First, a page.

Chip hack a sign of Chinese cyberthreats to US, officials say
The White House national security adviser said Chinese cyberattacks on the US validate the Trump administration’s emphasis on offensive cyber operations of its own, after Bloomberg News reported that Beijing had hacked American computer networks using a microchip built by its spies.
Separately, two Democratic lawmakers said the report shows the risk of Chinese cyberespionage to US companies and the government.
Shares of prominent Chinese hi-tech hardware makers crashed in Hong Kong a day after the Bloomberg report was published.
Lenovo Group’s shares fell 14 per cent to HK$5.10 in Hong Kong trading, headed for the steepest decline since February 4, 2014, when at least five brokerages downgraded its stock after the company announced US$5 billion of deals the previous month.
The Beijing-based personal computer maker said Super Micro Computer (Supermicro), whose servers the Bloomberg report described as being compromised by malicious chips inserted during production in China, is not a supplier “in any capacity” and that Lenovo takes “extensive steps to protect the ongoing integrity” of its supply chain.
ZTE Corp, China’s second-biggest telecommunications equipment maker, slumped 11 per cent to HK$12.66, the most since US lawmakers passed a bill in June to restore severe penalties on the company, which has since struck a deal to submit its operations to scrutiny by a US-appointed compliance monitor. The Shenzhen-based company declined to comment on Friday’s share price decline.
John Bolton, who leads the National Security Council, did not confirm whether the White House was aware of the Chinese hack before Bloomberg’s report. “I don’t want to address anything that might touch on specific intelligence questions,” he told reporters.
“But I will say the Chinese efforts to threaten us in cyberspace and across the information technology spectrum are a very high priority for us – countering them, establishing structures of deterrence to prevent China from even thinking about doing it, touches on the offensive cyber operations that the president has authorised,” Bolton said.
Bloomberg Businessweek reported on Thursday that Chinese spies exploited vulnerabilities in the US technology supply chain to infiltrate computer networks of almost 30 US companies, including Amazon.com, Apple, a major bank and government contractors. Among the targets was a contractor that made software to helped funnel drone footage to the CIA and communicate with the International Space Station.
Investigators found that tiny microchips, not much bigger than a grain of sand, had been inserted during manufacturing in China onto equipment made by subcontractors of Supermicro, one of the world’s biggest suppliers of server motherboards – the fibre-mounted clusters of chips and capacitors that act as neurons of data centres.
Investigators determined that the chips allowed the attackers to create a stealth doorway into any network that included the altered machines, according to people familiar with the matter.
In emailed statements, Amazon, Apple and Supermicro, as well as the Chinese government disputed summaries of Bloomberg’s reporting.
“The report that China sought to infiltrate the computer chip supply chain, if true, is deeply disturbing and the latest example of the lengths that Beijing will go to in order to steal America’s official and commercial secrets,” Representative Adam Schiff of California, the top Democrat on the House Intelligence Committee, said in a statement.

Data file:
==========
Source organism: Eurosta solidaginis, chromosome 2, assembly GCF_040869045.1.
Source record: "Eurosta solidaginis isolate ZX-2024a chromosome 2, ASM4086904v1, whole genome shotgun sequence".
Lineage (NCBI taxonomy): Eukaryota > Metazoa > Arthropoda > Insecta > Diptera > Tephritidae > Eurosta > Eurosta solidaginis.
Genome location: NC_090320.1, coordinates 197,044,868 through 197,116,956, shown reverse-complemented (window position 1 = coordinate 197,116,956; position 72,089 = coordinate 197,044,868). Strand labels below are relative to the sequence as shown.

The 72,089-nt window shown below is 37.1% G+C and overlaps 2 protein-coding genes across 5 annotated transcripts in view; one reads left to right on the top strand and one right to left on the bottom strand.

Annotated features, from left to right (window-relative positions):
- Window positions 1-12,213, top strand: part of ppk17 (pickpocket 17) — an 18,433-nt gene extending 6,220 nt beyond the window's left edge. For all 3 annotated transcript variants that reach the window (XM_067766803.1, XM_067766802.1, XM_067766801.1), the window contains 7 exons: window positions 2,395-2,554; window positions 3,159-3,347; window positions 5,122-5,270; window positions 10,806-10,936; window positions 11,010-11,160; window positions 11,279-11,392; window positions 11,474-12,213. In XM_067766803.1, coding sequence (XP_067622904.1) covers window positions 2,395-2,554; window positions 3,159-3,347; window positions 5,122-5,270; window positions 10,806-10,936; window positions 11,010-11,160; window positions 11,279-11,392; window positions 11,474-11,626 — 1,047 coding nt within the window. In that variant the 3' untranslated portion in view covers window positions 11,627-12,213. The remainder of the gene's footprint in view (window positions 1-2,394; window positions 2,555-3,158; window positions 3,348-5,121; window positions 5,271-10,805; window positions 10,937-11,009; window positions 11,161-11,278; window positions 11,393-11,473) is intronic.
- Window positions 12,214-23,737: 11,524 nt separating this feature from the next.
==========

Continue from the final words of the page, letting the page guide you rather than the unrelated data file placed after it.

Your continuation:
Schiff said the panel is “seeking further clarification from the Intelligence Community regarding this latest report and will be reaching out to the companies affected”. The committee’s chairman, Republican Devin Nunes of California, did not respond to a request for comment.
Senator Mark Warner of Virginia, the top Democrat on the Senate’s intelligence panel and a former technology executive, also expressed concern. The report “provides more evidence that China’s pattern of behaviour is a serious threat to national security and supply chain risk management”.
Representative Frank Pallone of New Jersey, the top Democrat on the House Energy and Commerce Committee, said the report “is deeply disturbing and Congress must investigate”.
“We must hear directly from the companies potentially affected by this devastating security breach to get a better understanding of what happened,” Pallone said.
The US government has long accused China of stealing American intellectual property through cyberespionage and other means, a charge that has ramped up since President Donald Trump took office promising to take on the Chinese government.
Earlier this year, a Commerce Department investigation Trump ordered into Chinese trading practices found that China had hacked into US businesses for commercial gain. The report referenced intelligence findings that took place during the administration of former President Barack Obama, and highlighted the ongoing nature of China’s hacking.
The investigation of the altered motherboards began during the Obama administration, people familiar with the matter said.
Trump himself has accused China of stealing US technology, and has recently ratcheted up his rhetoric toward Beijing. He has engaged in a trade war with the country, levelling tariffs on US$250 billion worth of Chinese imports and threatening more. China has responded with counter-tariffs on American products with particular political resonance, including agricultural goods.
“We have a tremendous problem with theft of intellectual property with China,” Trump said on Monday during a news conference to announce a new trade agreement with Canada and Mexico.
The Chinese government has denied allegations of state-sponsored hacking of US companies.